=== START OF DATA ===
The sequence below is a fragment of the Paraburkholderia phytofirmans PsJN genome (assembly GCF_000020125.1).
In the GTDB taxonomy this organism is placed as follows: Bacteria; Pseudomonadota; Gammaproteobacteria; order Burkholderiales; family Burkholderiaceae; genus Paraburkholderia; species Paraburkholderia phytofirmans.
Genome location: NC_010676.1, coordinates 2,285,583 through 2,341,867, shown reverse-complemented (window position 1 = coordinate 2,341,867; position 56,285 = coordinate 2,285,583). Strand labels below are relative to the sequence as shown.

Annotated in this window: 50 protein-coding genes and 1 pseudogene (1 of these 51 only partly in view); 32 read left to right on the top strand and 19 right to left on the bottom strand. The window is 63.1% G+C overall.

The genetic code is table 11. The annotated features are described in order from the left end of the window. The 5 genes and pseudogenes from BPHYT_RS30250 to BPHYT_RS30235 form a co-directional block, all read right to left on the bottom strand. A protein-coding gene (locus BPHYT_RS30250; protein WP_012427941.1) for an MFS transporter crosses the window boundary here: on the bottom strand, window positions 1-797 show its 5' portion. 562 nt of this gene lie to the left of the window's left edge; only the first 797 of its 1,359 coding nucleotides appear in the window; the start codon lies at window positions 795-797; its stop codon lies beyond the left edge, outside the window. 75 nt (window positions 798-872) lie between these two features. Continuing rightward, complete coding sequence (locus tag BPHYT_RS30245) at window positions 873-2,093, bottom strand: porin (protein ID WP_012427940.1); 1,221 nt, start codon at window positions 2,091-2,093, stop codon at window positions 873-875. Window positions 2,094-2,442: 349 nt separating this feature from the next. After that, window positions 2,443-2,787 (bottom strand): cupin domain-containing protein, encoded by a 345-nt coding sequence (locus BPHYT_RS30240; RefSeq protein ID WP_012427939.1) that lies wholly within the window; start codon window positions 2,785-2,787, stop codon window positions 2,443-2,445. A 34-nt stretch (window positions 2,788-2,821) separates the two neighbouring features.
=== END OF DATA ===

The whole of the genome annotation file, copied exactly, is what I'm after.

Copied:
The sequence below is a fragment of the Paraburkholderia phytofirmans PsJN genome (assembly GCF_000020125.1).
In the GTDB taxonomy this organism is placed as follows: Bacteria; Pseudomonadota; Gammaproteobacteria; order Burkholderiales; family Burkholderiaceae; genus Paraburkholderia; species Paraburkholderia phytofirmans.
Genome location: NC_010676.1, coordinates 2,285,583 through 2,341,867, shown reverse-complemented (window position 1 = coordinate 2,341,867; position 56,285 = coordinate 2,285,583). Strand labels below are relative to the sequence as shown.

Annotated in this window: 50 protein-coding genes and 1 pseudogene (1 of these 51 only partly in view); 32 read left to right on the top strand and 19 right to left on the bottom strand. The window is 63.1% G+C overall.

The genetic code is table 11. The annotated features are described in order from the left end of the window. The 5 genes and pseudogenes from BPHYT_RS30250 to BPHYT_RS30235 form a co-directional block, all read right to left on the bottom strand. A protein-coding gene (locus BPHYT_RS30250; protein WP_012427941.1) for an MFS transporter crosses the window boundary here: on the bottom strand, window positions 1-797 show its 5' portion. 562 nt of this gene lie to the left of the window's left edge; only the first 797 of its 1,359 coding nucleotides appear in the window; the start codon lies at window positions 795-797; its stop codon lies beyond the left edge, outside the window. 75 nt (window positions 798-872) lie between these two features. Continuing rightward, complete coding sequence (locus tag BPHYT_RS30245) at window positions 873-2,093, bottom strand: porin (protein ID WP_012427940.1); 1,221 nt, start codon at window positions 2,091-2,093, stop codon at window positions 873-875. Window positions 2,094-2,442: 349 nt separating this feature from the next. After that, window positions 2,443-2,787 (bottom strand): cupin domain-containing protein, encoded by a 345-nt coding sequence (locus BPHYT_RS30240; RefSeq protein ID WP_012427939.1) that lies wholly within the window; start codon window positions 2,785-2,787, stop codon window positions 2,443-2,445. A 34-nt stretch (window positions 2,788-2,821) separates the two neighbouring features.